IRS makes tax forms accessible
- By William Matthews
- Jun 24, 2002
From electronic tax filing to a hip, slightly humorous Web site, the Internal Revenue Service has been trying to use the Internet to boost its efficiency and spruce up its image.
It was with some chagrin that IRS officials discovered a few years ago that it was impossible to put fully accessible tax forms online.
Although there are hundreds of instruction documents, notices, announcements and other publications online that are accessible to blind and visually impaired taxpayers, there are no accessible tax forms.
That's because tax forms are posted in PDF files, which cannot be read by screen readers used by the blind and visually impaired.
"The forms issue is a difficult one," said Michael Moore, chief of the IRS' Alternative Media Center, a special unit created to solve this and other information technology problems. It turns out that "no one in government has accessible PDF forms," he said.
Or no one did until now.
After more than a year's work on the problem, the Alternative Media Center and Adobe Systems Inc. have created tax forms that can be read by screen readers.
So far, five forms have been tested and shown to work, and another 10 or so are ready to be tested, Moore said. The IRS plans to make accessible versions of the 50 most requested forms available for tax season next spring, he said.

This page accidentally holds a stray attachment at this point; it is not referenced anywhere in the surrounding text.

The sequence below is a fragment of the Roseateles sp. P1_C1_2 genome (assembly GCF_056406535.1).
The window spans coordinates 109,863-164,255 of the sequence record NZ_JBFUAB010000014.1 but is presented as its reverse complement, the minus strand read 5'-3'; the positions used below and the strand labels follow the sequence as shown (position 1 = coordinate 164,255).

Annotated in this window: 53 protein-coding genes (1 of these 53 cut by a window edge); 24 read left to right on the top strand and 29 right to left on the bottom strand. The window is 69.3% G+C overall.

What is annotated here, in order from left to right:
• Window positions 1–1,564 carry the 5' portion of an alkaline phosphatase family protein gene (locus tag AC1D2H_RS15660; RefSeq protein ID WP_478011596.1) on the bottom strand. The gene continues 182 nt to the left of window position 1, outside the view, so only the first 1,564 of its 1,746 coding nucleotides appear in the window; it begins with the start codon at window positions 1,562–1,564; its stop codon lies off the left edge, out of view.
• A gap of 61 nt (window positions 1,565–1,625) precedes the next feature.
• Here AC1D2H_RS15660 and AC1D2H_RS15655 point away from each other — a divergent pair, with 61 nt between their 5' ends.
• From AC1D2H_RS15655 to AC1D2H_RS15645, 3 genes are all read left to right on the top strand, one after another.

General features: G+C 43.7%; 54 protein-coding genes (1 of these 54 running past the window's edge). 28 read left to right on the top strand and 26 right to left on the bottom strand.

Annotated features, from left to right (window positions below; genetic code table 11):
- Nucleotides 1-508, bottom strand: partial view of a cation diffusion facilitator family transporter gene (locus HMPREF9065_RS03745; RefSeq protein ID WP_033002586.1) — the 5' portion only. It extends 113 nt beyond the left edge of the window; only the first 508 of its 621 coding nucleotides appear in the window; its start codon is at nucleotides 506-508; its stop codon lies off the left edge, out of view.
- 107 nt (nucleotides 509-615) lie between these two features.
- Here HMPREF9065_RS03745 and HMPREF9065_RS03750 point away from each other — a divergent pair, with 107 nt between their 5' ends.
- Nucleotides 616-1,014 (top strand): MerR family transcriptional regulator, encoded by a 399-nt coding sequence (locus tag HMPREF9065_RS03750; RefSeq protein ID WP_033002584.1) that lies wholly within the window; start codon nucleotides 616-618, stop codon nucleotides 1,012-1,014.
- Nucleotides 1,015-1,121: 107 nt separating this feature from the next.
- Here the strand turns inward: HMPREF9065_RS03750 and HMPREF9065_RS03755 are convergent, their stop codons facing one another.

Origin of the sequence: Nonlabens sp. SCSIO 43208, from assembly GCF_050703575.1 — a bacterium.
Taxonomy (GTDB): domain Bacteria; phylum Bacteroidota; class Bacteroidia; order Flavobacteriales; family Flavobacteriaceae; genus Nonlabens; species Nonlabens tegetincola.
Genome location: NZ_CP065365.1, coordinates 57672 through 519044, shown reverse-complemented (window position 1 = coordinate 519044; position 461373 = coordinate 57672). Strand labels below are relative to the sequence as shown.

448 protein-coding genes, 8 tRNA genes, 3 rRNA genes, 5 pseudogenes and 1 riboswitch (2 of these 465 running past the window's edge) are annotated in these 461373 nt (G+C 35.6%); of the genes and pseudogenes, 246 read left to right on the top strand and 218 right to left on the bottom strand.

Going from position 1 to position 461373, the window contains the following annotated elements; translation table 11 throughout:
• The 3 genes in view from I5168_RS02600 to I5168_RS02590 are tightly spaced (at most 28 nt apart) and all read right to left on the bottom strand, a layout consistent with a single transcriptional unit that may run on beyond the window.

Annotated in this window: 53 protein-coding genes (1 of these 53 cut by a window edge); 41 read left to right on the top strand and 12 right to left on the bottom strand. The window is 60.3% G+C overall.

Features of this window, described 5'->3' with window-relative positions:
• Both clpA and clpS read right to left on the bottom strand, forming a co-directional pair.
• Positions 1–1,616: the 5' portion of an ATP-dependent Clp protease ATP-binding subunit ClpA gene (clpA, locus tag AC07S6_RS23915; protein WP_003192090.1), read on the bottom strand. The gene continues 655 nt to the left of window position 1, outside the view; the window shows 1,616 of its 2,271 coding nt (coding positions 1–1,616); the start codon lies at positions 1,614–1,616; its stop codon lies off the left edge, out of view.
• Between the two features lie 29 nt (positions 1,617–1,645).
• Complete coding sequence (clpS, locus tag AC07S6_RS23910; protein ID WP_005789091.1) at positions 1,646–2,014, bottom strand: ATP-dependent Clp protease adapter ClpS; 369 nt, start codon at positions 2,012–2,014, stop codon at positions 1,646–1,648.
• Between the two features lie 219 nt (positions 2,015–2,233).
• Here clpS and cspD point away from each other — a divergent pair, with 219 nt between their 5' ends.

The problem with PDF forms is that screen readers are designed to read traditional text, but PDF forms typically use much more complex arrangements of text, which screen readers find hard to follow.
Adobe solved part of the problem with its Acrobat Reader Version 5.0, which supports features such as high-contrast viewing and compatibility with third-party screen readers. But screen readers still have trouble reading PDF contents in the correct order. Information arranged in columns, for example, can confuse a screen reader.
Another problem is that screen readers do not always differentiate between instructions telling a taxpayer how to fill out the form and labels intended to guide screen reader users. Thus the screen reader might read a line that says "name" and a label that says "put your name here." The result can be a garbled audio message.
Now Adobe and the IRS have solved that problem, according to Moore and Greg Pisocky, an accessibility specialist at Adobe.
A new Adobe forms-authoring tool named Tea Party (in honor of the tax agency, Pisocky said) better integrates form contents and tag descriptions to eliminate screen reader confusion. Tea Party will be released in late July, Pisocky said.
Although other formats could be used to create accessible tax forms, the IRS has decided against abandoning PDF because Adobe provides Acrobat Reader free to anyone who wants to download it, Moore said.
And now that the IRS has the problem of accessible PDFs under control, it is anxious to share the solution with other agencies. "We've hit what we feel is a true breakthrough with this," he said.
"All agencies have tons of forms that have not been accessible," Moore said. In addition to the forms that agencies use to do business with the public, there are piles of personnel forms that could be made accessible and processed online, he said.
The Alternative Media Center is working on another innovative technology: digital talking books. Moore said the IRS soon might be able to make all of its documents available on CD-ROM in formats that would be readable by computers or other digital devices.